Global passenger traffic demand (revenue passenger kilometres) rose by 6.2 percent in April 2018, compared with the same month a year ago, with demand for air transport continuing to be above the long-term trend.
However, the International Air Transport Association’s (IATA) director-general and chief executive Alexandre de Juniac has cautioned that profits in the industry are unlikely to reach levels that were anticipated in December.
IATA said that international passenger demand rose 4.8 percent in April, compared with April 2017, but the pace of growth across all regions was slower than March. Total international capacity climbed 4.9 percent, and load factor slipped 0.1 percentage point to 81.4 percent.
On the domestic front, demand for travel climbed 8.5 percent in April compared to April 2017, propelled by double-digit annual growth in India and China. Capacity increased 7.6 percent and load factor rose 0.7 percentage point to 84.0 percent. All markets reported demand increases.
The figures came as de Juniac warned that its forecast of a $38bn profit for the airline industry this year would be revised downwards.
Addressing the Australasian Aviation Press Club in Sydney, he said: “The solid demand growth is one of the reasons why you will see many of the CEOs gathering here in a good mood. But they will certainly also be worried about the rising cost of fuel.
“In December last year we predicted a record industry profit of over $38bn for 2018. At that time we were expecting an oil price of $60/barrel for Brent crude. Now it is approaching $80.
“In the past, such a rapid rise in a key input cost might have plunged the industry back into losses. As a result of the efforts of the industry to restructure and re-engineer their businesses, we are still expecting solid profits this year. But probably not at the levels we were anticipating in December.”
International passenger markets
Asia-Pacific carriers posted an 8.5 percent traffic rise in April 2018, the strongest among the regions. It was the first time since December 2017 that Asia-Pacific airlines led in growth.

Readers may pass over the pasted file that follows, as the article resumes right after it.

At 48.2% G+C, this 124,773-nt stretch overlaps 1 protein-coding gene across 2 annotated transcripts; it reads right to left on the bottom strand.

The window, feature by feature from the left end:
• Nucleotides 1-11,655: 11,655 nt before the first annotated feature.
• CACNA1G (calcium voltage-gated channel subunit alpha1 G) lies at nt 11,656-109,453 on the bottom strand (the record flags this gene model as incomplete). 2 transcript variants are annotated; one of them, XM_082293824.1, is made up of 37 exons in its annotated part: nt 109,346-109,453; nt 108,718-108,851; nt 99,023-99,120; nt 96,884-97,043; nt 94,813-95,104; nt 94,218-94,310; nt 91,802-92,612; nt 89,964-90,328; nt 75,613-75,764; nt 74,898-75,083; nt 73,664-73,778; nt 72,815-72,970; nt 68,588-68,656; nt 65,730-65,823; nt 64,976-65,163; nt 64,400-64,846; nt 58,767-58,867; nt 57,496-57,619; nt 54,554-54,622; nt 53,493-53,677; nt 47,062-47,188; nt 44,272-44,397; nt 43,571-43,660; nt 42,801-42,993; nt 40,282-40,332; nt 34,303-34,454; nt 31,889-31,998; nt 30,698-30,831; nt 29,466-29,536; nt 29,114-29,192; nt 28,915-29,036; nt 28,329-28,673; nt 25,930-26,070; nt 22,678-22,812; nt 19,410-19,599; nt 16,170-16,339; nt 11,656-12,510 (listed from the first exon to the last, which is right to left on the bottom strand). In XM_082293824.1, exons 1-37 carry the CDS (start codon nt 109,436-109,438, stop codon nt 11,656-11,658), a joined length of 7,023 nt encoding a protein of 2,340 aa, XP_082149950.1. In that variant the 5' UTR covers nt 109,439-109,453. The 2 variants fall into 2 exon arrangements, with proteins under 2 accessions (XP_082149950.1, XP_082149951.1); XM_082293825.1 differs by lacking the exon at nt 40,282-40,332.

Capacity rose 7.6 percent and load factor improved 0.6 percentage point to 81.0 percent.
Demand among Middle East carriers rose 4.1 percent in April, while capacity climbed 3.2 percent and load factor rose 0.7 percentage point to 77.2 percent.
The seasonally-adjusted upward trend in traffic has strengthened since the start of the year, aided by healthy growth on the key routes to/from Asia and Europe, as well as continuing signs of recovery on the market segment to/from North America.
IATA said annual comparisons are likely to become more favourable in coming months, owing to the disruptions caused by the proposed travel bans to the US and the since-lifted ban on large portable electronic devices in the year-ago period.
Hear from Raphael Kuuchi, IATA's vice president for Africa, at Routes Africa 2018. He leads the IATA Africa team in providing support to help ensure a safe, reliable, competitive and environmentally sustainable aviation industry across the continent. Raphael will participate on a panel discussing the Single African Air Transport Market.
European airlines’ April traffic increased 3.4 percent compared to April 2017. While this was down compared to the 9.8 percent year-over-year growth recorded in March, demand picked up in April in seasonally-adjusted terms. Capacity rose 4.0 percent. While load factor dipped 0.5 percentage point to 84.6 percent, it still was highest among the regions.
North American airlines posted a 0.9 percent demand increase compared to April a year ago, which was sharply down compared to the 9.5 percent growth experienced in March. Comparisons to the year-ago period are distorted by the huge pick-up in traffic in April 2017.
IATA said a bounce back is expected in May, supported by the relatively strong economic backdrop in the US. Capacity climbed 2.4 percent, and load factor fell 1.2 percentage points to 80.7 percent.
Latin American airlines experienced a 6.4 percent rise in April demand compared to the same month last year. Capacity rose 7.5 percent and load factor slipped 0.8 percentage point to 81.4 percent.
African airlines’ had a 5.1 percent traffic increase in April. Capacity rose 4.6 percent, and load factor edged up 0.4 percentage point to 72.8 percent.